There are hazards attached to work as a North of England newspaper correspondent, which reveal much about London's general bafflement about all points north of Watford. One such individual was sent from Manchester to cover a story in Northampton (if Southampton was on the south coast, then where could it be but somewhere up there?) by a newspaper - naturally, not this one.
Stuart Maconie gets to the heart of Britain's one-eyed outlook on the North when he observes that "the BBC has no South of England Correspondent". However, the dangers of over-simplifying are revealed in his assertion that it does have a North of England correspondent who "conforms very much to type", as "a stocky man" with "bullishly hetero moustache". That will be Kevin Boquet, one of BBC News's most assiduous reporters, who delivered in textbook Queen's English until his retirement last year.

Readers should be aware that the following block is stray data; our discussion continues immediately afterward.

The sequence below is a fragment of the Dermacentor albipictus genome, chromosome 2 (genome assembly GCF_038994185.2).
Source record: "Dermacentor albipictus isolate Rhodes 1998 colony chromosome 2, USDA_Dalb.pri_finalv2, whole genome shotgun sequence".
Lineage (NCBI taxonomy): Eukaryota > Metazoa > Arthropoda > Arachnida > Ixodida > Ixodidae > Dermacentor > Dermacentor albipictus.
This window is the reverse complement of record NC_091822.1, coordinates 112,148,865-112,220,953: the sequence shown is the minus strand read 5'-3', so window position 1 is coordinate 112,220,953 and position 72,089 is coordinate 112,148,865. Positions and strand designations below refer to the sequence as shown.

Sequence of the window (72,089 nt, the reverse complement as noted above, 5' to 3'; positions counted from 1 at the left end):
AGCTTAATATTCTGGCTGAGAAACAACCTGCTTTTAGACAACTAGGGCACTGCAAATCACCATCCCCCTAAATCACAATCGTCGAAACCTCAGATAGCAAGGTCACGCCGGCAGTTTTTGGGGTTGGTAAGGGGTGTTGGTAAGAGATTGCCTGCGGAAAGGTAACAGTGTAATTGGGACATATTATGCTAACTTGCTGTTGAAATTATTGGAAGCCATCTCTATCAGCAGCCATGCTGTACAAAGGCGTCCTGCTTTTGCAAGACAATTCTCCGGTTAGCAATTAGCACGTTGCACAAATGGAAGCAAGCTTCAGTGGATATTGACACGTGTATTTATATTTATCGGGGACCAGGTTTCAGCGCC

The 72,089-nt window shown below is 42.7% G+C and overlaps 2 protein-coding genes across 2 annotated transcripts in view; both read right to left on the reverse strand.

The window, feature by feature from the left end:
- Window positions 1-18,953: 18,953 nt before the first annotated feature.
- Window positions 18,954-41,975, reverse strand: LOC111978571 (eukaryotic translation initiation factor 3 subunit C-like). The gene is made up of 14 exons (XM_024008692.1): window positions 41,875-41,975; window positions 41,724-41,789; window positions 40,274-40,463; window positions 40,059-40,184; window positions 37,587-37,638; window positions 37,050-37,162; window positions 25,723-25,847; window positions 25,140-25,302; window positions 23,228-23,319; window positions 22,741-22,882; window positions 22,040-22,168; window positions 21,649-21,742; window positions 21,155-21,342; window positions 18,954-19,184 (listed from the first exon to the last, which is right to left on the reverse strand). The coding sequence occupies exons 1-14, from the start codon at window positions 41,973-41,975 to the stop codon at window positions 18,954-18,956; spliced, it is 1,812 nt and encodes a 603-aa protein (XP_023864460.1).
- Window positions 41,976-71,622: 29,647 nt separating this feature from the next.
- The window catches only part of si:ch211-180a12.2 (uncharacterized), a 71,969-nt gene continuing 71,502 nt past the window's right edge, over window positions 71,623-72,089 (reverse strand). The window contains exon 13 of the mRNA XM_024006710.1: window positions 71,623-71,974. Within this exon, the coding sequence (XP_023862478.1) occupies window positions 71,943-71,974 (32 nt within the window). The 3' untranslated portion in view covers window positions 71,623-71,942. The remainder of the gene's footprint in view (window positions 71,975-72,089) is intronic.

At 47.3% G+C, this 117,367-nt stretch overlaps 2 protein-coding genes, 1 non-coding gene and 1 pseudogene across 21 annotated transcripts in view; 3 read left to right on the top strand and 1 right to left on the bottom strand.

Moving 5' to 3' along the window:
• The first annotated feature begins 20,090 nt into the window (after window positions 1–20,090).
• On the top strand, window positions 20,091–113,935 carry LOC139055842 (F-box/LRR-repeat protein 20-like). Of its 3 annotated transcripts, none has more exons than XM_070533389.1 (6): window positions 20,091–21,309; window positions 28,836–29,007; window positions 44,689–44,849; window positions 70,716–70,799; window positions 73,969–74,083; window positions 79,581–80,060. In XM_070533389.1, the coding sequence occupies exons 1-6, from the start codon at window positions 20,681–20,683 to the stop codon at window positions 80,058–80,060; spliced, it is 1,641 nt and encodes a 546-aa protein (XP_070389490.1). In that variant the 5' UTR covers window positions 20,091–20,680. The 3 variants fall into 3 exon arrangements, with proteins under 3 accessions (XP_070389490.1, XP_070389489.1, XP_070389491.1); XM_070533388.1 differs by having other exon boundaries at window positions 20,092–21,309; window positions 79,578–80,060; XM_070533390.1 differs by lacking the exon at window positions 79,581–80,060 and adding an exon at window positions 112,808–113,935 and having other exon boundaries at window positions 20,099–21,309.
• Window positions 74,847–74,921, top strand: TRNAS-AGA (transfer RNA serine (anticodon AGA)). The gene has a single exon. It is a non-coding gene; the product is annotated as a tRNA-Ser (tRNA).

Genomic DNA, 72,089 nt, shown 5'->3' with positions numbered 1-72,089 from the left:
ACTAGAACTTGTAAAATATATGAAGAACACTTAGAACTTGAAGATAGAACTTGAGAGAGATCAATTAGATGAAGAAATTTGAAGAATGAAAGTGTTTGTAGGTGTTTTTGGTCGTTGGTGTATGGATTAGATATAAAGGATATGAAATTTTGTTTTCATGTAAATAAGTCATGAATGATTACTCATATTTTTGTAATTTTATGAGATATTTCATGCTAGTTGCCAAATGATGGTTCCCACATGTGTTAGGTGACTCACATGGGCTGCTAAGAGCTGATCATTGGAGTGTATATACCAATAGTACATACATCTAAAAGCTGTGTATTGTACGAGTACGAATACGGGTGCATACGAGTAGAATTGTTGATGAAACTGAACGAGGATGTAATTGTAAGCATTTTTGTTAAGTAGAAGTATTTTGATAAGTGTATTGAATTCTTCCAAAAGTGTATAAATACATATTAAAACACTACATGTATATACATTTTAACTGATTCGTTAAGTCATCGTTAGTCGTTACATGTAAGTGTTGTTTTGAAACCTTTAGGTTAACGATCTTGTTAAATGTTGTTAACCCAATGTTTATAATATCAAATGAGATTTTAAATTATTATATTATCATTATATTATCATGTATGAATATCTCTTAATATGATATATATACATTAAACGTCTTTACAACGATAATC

Don't let's get too earnest here. As the excruciating title suggests, Maconie's guide to the North is one for the lads, offered up as he thinks he is losing his northern soul amid the "cappuccino makers" of London life. Believe it or not, the cappuccino has actually arrived in some parts of this hinterland. Yet Maconie's journey back is worth following at times, if only to know of George Katsouris's deli on Bury market; to be reminded that Lowry's finest works are the seascapes on display in Salford; to revisit Lakeland walker AA Wainwright; and to be introduced to the incomparable Working Class Movement Library in Salford.
But like many a Lancastrian, our tour guide does not travel too well over the Pennines, and his search for the North manages to perpetuate more clichés than it nails. His Leeds, for instance, is about supporting the football team in the 1970s and a hotel that offers white crab meat and pancetta. Sheffield is about the failed National Centre for Popular Music; Rotherham offers "a bleak vignette from one of those forgotten chemical towns in the former Soviet Union"; while Alderley Edge is footballers' wives territory. Durham apparently "doesn't feel like the North" because of its "ancient wealth and grandeur". There's none of that up here, of course.
By the end of the odyssey, our guide professes himself to be "in love" with the North and ready to "go back and be a part of it". The facing page reveals all, explaining that the writer lives in the West Midlands.
IAN HERBERTReuse content